Dianne Rhodes 219-9481


Any idea what's happening to the old channel nine studio building, "Broadcast House"? the sign facing Wisconsin Ave says it's for rent, yet several large dumpsters are parked along side the building. All the windows have been removed, and the walls and ceilings are gone from the inside. What gives?

gomez addams


I am writing a story for The Northwest side Story about Hechinger stores (specifically the Wisconsin Ave. branch but stories about any of their stores are fine) and would like to receive some community feedback on either why or why not people shop at Hechinger. Responses should be as specific as possible and can be sent directly to me at Thanks.

Sam Le Blanc Publisher, The Northwest Side Story


In reply to Chevy Chase Bank replacing the Exxon station on Q street, I see that Chevy Chase Bank also replaced the Kemp Mill music store at 4000 Wisconsin and Upton street next to channel 9 and the Cineplex Odeon. Hopefully it means good things that a bank is expanding into the district!

David Hunter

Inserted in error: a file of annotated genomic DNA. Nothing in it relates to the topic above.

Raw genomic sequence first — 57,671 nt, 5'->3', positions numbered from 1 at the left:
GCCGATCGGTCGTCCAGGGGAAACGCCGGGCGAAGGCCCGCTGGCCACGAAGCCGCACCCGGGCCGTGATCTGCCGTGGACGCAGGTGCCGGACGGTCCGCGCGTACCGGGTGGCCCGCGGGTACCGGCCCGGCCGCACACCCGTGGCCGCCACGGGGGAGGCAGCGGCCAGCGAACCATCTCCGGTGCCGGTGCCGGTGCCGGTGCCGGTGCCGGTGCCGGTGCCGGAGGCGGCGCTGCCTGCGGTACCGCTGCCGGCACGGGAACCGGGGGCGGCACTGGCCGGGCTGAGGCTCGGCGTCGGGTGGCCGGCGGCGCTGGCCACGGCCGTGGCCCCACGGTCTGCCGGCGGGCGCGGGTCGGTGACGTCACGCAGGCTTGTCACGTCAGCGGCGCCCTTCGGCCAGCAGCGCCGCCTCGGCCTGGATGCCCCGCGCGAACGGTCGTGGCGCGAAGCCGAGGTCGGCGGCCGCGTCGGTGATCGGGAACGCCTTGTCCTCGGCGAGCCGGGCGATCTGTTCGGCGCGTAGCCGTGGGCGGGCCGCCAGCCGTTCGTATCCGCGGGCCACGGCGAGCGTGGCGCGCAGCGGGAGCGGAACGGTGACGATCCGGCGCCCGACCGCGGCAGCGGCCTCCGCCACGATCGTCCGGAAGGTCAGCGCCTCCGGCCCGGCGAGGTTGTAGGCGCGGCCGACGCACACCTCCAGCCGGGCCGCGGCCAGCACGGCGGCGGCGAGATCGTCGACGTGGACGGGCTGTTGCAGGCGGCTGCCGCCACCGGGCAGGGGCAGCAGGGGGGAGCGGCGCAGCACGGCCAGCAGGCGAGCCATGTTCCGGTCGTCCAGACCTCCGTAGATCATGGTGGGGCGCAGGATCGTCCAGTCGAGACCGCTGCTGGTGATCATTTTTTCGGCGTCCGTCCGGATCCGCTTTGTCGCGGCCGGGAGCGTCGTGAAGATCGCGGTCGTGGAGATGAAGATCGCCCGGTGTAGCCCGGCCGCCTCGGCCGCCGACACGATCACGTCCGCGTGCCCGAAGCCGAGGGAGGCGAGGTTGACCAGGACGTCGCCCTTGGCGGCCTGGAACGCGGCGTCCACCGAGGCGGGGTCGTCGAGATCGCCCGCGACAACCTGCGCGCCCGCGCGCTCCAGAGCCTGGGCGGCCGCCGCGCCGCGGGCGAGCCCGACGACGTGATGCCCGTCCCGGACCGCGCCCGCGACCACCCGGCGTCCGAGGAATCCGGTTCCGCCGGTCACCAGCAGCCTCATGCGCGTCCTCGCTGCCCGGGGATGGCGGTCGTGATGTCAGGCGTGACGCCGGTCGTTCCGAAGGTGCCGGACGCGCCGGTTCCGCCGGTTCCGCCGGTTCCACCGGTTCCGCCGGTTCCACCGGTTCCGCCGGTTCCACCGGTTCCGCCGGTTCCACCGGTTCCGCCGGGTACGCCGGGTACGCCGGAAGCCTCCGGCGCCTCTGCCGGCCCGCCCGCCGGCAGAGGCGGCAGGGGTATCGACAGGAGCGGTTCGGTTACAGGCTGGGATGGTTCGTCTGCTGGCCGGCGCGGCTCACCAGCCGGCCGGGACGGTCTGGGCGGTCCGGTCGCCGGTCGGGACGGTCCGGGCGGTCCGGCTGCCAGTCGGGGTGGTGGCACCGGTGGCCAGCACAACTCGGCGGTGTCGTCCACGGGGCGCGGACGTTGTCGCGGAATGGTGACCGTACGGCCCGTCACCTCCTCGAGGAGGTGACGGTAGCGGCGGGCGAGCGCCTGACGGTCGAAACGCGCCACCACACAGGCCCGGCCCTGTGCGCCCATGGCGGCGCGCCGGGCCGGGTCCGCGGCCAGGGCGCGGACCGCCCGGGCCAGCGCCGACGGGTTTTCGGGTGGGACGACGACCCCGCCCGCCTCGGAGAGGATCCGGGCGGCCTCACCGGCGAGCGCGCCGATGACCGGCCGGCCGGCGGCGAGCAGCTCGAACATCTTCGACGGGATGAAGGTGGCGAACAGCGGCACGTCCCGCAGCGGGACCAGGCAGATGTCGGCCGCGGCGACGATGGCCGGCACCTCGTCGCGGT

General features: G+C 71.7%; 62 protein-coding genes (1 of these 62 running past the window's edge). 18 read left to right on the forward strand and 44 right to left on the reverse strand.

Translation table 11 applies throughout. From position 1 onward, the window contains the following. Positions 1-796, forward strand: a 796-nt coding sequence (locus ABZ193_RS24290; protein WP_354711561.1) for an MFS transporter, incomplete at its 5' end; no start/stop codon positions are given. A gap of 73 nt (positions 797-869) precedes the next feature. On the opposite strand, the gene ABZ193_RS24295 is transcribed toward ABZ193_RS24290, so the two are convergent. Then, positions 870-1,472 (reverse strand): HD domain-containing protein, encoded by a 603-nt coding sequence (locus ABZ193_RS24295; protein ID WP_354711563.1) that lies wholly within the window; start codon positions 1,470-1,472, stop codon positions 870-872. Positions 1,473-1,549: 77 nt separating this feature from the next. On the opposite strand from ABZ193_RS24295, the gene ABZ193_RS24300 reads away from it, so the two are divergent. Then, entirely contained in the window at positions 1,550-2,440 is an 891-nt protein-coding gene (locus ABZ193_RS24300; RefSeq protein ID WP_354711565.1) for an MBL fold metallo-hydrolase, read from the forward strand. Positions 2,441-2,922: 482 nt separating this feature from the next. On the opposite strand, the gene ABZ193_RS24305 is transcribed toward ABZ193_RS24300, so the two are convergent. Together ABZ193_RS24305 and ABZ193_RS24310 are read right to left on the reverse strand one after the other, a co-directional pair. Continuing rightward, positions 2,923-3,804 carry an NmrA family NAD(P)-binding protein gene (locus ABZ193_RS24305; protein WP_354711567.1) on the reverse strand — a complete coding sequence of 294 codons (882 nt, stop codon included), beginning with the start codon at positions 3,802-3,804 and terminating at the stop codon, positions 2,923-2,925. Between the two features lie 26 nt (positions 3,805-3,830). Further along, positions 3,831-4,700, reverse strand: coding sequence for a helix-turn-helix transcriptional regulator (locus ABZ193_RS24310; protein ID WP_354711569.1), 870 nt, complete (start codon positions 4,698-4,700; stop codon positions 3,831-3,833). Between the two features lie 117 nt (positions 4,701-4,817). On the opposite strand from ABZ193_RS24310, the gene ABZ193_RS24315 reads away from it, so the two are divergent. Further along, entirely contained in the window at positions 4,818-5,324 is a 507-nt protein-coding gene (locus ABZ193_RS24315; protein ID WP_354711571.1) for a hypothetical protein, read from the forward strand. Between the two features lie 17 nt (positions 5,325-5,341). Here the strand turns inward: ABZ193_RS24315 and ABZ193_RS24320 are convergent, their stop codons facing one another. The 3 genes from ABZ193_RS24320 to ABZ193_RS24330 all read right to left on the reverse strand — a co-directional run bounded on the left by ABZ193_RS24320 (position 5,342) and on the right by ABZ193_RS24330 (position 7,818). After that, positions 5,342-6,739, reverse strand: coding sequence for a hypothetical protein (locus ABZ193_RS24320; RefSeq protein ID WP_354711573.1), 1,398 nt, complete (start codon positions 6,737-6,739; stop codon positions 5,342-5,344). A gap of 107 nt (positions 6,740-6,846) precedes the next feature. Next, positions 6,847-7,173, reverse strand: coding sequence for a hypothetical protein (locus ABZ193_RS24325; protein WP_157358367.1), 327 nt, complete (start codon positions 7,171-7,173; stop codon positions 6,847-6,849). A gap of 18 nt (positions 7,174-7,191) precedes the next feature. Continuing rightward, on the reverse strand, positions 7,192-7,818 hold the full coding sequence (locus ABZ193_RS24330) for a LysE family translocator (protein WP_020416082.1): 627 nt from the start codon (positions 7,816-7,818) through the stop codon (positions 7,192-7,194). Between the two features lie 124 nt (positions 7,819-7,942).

Coming soon! A BANK w/ATM on 17th Street under Carmella Kitty's. Pinching my self, a voice tells me, "what's wrong with this picture". I awake from my dream realizing these are the same folks of the "OUT OF ORDER/CLOSED" ATM's at Union Station--Adam's National-ugh. Well at least it's an addition to the loner inside the Soviet Safeway.


City Life

It was warm enough Monday night for me to have a few windows open -- maybe it was wishful thinking, a hope that warmer weather would soon be here. The open windows invited the sounds from Sixteenth Street: the regular rumble of the buses, kids playing on the steps of the Masonic Temple, couples laughing or shouting -- all making-up the aural quilt that makes living in a city, this city, a good choice for me. It's not noise, I tell myself, it's people living.

The sound of the first shot startled me. By the time the sixth was fired, my mouth was open in disbelief and my heart began to race. My mind raced: those were gunshots... those were right outside my window... ohmygod... someone could be dead in the lobby... I've got to call the police.

There were shouts and then a car drove from our driveway, over the curb, and up Sixteenth Street. I could describe the car. A call to 911 went unanswered for three minutes. I heard sirens. I went downstairs and was relieved no one was hurt. "Some dude just stood there and fired across the street." The man had already picked up the casings. The cops said they know the car -- wrote it up last week, five tickets. They looked at the casings -- .38s. The detective wanted to know what I saw. He got out and looked around the driveway. A woman told him, "The dude stood right there." He shook his head -- "It's not even summer," he said. No, but the windows already are open; people are living here.

Sean Collins